Tuesday 25 February 2020

Green light: ten towns named for legalised cannabis-growing experiment

Photo: Depositphotos.com

One in seven Dutch coffee shops is set to join an experiment where for the first time cannabis growing is to be legalised and regulated.

Justice minister Ferdinand Grapperhaus and health minister Bruno Bruins on Thursday named the ten districts where all coffee shops will take part in a four year experiment aimed at controlling drug strength and reducing criminality.

The Netherlands’ major four cities, Amsterdam, Rotterdam, The Hague and Utrecht, will not take part in the experiment as it was deemed too difficult to include all of their coffee shops – where cannabis is sold and smoked.

Instead, the trial will include Arnhem, Almere, Breda, Groningen, Heerlen, Hellevoetsluis, Maastricht, Nijmegen, Tilburg and Zaanstad.

The areas – which had submitted a bid to be part of the trial – were green lighted by a special commission on the ‘closed supply cannabis experiment’. The government’s coalition agreement had outlined the trial for between four and ten city councils, and 26 areas had said they were interested, although three withdrew.

A total of 79 coffee shops will, from 2021, be supplied by officially regulated cannabis growers – making up 14% of the total number of shops in the Netherlands.

Grapperhaus and Bruins told MPs in a briefing, however, that the project is not aiming at more permissiveness but better prevention. ‘Protecting consumer health and vulnerable groups is top priority, and the experiment will pay close attention to prevention and providing information,’ they wrote. ‘We are currently drawing up a prevention-based approach.’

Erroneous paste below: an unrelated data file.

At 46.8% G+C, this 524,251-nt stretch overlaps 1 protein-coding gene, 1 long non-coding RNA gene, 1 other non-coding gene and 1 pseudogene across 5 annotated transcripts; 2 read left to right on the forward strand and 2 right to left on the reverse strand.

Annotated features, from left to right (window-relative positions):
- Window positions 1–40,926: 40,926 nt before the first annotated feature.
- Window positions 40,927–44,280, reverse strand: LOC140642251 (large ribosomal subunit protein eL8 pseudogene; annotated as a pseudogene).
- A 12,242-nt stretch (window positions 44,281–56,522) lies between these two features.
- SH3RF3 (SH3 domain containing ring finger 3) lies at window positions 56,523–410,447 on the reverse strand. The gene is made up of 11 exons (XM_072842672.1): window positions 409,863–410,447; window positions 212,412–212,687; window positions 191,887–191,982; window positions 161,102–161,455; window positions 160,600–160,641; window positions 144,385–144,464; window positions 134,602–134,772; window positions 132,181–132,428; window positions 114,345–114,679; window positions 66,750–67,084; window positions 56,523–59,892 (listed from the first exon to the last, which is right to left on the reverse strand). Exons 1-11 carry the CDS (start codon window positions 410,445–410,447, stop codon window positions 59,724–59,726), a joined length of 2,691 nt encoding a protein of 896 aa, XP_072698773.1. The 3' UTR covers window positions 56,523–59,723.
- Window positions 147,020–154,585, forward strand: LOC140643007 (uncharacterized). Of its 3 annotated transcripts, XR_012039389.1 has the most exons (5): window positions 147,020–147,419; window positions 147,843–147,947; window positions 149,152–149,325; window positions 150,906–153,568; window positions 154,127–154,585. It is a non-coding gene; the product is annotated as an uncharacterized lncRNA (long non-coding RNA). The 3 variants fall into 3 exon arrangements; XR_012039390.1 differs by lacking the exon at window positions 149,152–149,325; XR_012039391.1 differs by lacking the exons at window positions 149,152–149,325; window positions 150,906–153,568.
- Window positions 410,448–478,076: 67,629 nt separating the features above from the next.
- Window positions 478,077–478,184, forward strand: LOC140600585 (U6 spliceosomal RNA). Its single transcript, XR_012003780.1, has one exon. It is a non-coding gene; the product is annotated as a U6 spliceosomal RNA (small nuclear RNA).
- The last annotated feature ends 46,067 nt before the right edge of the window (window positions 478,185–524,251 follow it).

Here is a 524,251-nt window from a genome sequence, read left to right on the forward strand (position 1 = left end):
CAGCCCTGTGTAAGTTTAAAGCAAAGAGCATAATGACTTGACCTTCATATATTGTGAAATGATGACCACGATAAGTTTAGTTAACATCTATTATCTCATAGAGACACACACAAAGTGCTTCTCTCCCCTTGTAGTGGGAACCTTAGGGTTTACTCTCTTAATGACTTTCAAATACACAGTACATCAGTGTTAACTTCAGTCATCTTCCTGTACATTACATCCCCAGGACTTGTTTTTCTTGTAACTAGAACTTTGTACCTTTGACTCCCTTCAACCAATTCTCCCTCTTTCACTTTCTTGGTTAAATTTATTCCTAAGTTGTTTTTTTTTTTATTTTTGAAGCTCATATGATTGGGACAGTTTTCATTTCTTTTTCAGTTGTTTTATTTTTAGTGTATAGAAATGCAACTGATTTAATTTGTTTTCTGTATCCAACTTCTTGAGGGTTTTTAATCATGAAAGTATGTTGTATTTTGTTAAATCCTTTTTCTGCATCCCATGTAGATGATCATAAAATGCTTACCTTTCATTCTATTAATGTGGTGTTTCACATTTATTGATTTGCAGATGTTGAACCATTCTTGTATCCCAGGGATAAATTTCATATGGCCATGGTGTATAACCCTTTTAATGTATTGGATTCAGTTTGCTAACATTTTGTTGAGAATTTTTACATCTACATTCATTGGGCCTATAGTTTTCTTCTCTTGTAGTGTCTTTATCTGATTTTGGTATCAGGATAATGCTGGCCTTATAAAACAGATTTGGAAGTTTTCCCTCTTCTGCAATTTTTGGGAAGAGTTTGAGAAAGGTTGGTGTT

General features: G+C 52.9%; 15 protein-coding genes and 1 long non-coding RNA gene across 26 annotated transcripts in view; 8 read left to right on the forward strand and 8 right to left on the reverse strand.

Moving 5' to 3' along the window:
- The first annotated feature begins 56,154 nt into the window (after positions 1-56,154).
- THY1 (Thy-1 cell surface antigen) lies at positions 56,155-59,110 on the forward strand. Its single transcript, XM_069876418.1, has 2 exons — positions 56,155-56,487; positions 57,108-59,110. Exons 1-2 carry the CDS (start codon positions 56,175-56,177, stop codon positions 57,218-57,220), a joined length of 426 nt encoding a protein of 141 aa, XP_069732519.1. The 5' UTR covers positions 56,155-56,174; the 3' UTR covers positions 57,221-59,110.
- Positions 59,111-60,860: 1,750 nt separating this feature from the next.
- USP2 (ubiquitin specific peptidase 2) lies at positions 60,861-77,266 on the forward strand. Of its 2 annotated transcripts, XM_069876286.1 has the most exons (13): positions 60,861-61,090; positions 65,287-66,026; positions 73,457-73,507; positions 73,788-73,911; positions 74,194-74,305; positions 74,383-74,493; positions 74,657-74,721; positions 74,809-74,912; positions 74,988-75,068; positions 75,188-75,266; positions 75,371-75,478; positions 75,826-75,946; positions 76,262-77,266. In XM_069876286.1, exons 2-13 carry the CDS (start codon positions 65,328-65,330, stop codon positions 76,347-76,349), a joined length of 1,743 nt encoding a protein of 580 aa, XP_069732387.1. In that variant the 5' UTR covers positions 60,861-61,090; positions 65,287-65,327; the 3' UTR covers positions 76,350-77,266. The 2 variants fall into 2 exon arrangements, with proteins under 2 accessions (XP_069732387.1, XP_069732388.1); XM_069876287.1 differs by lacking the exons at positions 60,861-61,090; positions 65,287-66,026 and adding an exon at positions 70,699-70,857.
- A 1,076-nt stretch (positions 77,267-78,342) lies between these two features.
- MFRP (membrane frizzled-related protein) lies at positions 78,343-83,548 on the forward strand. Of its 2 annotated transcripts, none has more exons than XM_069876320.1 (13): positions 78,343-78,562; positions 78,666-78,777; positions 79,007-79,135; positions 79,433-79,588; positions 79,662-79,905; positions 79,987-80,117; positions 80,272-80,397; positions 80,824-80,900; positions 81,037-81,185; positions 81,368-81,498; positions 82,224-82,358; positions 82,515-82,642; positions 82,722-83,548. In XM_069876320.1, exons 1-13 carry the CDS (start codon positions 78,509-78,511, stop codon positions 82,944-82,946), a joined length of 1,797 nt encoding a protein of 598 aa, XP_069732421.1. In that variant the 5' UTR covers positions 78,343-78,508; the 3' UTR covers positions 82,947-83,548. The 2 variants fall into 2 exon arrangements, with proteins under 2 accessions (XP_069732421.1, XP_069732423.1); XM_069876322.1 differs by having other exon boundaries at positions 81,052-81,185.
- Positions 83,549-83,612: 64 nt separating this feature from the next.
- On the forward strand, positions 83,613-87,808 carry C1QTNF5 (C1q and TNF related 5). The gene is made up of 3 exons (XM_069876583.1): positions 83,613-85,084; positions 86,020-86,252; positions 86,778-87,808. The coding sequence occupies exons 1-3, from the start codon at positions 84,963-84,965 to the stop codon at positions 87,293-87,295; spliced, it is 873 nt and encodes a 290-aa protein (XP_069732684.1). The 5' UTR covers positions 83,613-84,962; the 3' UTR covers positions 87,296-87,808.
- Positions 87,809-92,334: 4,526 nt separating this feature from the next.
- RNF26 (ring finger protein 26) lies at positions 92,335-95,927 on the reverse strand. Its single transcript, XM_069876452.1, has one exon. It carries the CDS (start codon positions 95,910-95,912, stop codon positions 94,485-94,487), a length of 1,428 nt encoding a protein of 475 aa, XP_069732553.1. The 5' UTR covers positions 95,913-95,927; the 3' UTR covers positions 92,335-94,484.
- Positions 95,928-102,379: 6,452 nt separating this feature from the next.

Common sense

Paul Depla, the mayor of Breda and a great advocate of the trial, said it could mark an end to what he believes is an illogical and inconsistent national policy around the soft drug.

‘We are very happy that Breda can take part in the weed trial,’ he told DutchNews.nl. ‘More importantly, though, after years of knocking against closed doors in The Hague, we can leave behind its half-hearted tolerance policy. It’s a policy that makes coffeeshops depend on an illegal market dominated by criminals, where the consumer knows absolutely nothing about the quality of the cannabis and how it is grown.

‘After 40 years of inconsistent policy, we can now wave this goodbye.’


In the Netherlands, smoking a small amount of cannabis is currently tolerated but growing is illegal – leaving coffee shops in a grey area where their supply chains are criminal.

However, Dutch police academic Pieter Tops, who visited Canada in a police delegation to learn lessons from abroad, has warned that legalising cannabis there had not removed organised crime from the trade.

The Dutch trial is set to last four years, after which it cannot be extended even if successful and coffee shops will be forbidden from selling ‘foreign’ hashish – which currently makes up about a quarter of sales.

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